• Introduce them to a cop early.  Let them see they are dads and moms too.
  • Be over-the-top with congrats, even if the achievement seems insignificant.
  • Encourage efforts, even if they give up quicker than you want them to.
  • Read to them.  After that, read to them some more.  Do it with zeal & gusto.
  • Watch with great focus when they want to “perform” for you in the living-room.
  • Remember this: Whatever game is on the screen, those players and coaches won’t be holding your hand on your deathbed a few years from now.
  • Take your kids out on dates.  Together AND separately, at a movie, dinner, museum.
  • If you have daughters, show them early-on how a gentleman treats his date.  If you have sons…speak out about how to treat their mom and sisters.  They’ll remember.

Megan & Me KCBI

  • Nurture their talents and interests, even if they’re not yours.
  • Watch those kiddie shows.  Participate.  See those obnoxious, juvenile movies with them.  You’re not the target audience for a reason.  Oh, and share the popcorn.
  • Be generous with chatter.   Your kiddo may have a long saga to share, but stay focused and ask questions.  Let them know they have your sole attention.
  • It is not a chore to drive them to & fro.  Wherever that party is, be their “Have Car, Will Travel” guy.  On the way, insist on all devises to be turned off and have conversation.  After you pick them up, have them tell you everything they experienced, even if it will bore you to tears.  Remember, it’s a privilege.
  • Show them you respect them as individuals.  Avoid the “I am king” syndrome.  Soon, you will learn the “king” is a fool.
  • Be one who indulges in teachable moments, but leave lots of room for failure.
  • When failure comes, always project the truth!  WE ALL FAIL.  Get up, you ain’t hurt.
  • Expose them to a variety of cultures and art, if it’s in line with values you consider appropriate.
  • Pass your faith onto them.  Teach them in the way they “should” go.  Thanks, Solomon.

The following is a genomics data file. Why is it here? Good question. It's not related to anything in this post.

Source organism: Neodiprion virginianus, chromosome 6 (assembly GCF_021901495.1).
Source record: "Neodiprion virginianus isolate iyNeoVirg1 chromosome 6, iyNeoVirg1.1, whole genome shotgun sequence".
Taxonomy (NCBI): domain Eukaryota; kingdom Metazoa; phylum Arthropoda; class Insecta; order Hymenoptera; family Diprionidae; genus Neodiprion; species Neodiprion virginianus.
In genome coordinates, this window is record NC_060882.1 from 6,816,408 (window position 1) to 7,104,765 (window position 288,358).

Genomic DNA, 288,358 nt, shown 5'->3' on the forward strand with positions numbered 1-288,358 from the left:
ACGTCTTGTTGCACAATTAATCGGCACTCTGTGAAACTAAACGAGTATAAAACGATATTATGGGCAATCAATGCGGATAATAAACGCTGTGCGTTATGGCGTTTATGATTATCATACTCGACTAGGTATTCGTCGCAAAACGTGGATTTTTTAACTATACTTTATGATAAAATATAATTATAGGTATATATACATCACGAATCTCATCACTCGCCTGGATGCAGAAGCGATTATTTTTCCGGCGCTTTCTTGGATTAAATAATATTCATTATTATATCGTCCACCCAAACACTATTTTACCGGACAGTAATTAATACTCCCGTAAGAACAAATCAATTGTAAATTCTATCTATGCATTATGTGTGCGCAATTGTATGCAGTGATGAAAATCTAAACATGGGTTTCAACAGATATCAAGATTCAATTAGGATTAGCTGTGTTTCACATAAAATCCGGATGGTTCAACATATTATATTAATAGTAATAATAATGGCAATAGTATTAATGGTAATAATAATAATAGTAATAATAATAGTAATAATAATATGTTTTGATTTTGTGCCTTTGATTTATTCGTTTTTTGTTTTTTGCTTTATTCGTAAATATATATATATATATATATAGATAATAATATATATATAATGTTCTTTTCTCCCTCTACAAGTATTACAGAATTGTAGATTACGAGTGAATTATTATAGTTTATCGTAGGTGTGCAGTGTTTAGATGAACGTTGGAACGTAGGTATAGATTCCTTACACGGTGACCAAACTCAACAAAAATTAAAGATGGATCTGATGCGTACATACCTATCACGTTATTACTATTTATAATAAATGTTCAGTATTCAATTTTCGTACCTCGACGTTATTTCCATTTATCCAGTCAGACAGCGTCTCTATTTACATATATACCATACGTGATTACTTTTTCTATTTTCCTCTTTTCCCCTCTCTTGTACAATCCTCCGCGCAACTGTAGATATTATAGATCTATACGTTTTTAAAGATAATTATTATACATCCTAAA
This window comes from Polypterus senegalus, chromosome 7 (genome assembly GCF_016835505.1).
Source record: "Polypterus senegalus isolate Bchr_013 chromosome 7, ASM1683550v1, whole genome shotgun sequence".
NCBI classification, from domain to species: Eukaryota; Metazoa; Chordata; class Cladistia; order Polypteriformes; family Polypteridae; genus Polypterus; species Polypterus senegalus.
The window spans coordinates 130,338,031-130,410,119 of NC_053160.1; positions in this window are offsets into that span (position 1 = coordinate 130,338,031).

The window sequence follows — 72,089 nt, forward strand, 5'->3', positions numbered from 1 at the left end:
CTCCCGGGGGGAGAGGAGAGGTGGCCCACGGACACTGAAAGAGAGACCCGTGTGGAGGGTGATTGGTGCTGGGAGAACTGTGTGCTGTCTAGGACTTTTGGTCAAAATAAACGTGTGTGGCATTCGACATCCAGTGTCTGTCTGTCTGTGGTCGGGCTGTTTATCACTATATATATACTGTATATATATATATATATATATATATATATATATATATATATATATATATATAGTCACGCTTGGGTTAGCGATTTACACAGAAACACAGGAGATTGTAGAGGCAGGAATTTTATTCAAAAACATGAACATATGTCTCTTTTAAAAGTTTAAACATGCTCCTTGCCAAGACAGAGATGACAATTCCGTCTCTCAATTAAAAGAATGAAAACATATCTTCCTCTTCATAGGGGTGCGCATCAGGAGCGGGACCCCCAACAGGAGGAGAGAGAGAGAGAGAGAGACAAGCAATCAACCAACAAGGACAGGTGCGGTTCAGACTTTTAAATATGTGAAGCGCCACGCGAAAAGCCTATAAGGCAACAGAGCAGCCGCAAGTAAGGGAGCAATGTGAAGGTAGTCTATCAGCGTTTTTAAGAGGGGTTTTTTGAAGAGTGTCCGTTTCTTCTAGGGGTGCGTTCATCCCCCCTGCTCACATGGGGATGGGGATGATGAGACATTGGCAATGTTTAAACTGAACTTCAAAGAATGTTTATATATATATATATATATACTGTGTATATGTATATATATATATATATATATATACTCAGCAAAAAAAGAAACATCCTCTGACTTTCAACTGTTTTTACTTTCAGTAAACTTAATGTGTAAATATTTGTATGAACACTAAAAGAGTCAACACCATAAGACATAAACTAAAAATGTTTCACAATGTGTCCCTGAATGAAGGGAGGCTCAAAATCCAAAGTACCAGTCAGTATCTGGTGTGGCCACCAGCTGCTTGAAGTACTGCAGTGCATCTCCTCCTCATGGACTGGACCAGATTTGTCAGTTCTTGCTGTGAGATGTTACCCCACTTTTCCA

• Know their friends.  BE NOSY ABOUT IT.  It usually saves loads of heartache later.
  • When corrections need to be applied, be sure to explain why you disagree, or deem a subject as one that goes against your principles or values.  Never leave them wondering where you stand on things.  Recall, you are raising a society of one.
  • If not a single dad, love your wife loyally in front of them.  Show love in your home.
  • Never play good cop/bad cop concerning your wife.  In the end, they need to see mom and dad are one force, one mind, one decision.  Yes, it’s hard, but parenting isn’t for the weak.
  • Honor your parents in front of your kids.  Let them grow up knowing the elders are to be revered, unless their grandparents are criminals.  Sure, it’s a case-by-case basis.  Grandparents are not throw-away items from a storage unit.  Just know that my girls grew up respecting my two fathers, even with the soiled history.  Remember, they will have kids someday and you will be the elder.
  • Ask yourself what you want them to say at your memorial service and act accordingly.  If you don’t care, I recommend scheduling a vasectomy.
  •  Always remember, time is short.  Blink and your baby wears a cap and gown.

D...Me June 2017

Don’t let your kids apply-and-cry each time they hear Harry Chapin’s, “Cat’s In The Cradle”.  Be there.  Be available.  Be attentive.  Be willing.  Be loving.  Be a servant.  Be playful.  Be wise.  Be protective.  Be a disciplinarian.  They will remember.

Yes, my dads taught me a lot.  They taught me how not to be.

When leaving this earth it will be comforting knowing your child has plenty of fuel for the race.

“Fathers, do not exasperate your children; instead, bring them up in the training and instruction of the Lord.” – St Paul – Ephesians 6:4 (NIV)

Me and T-M-D Sept 2016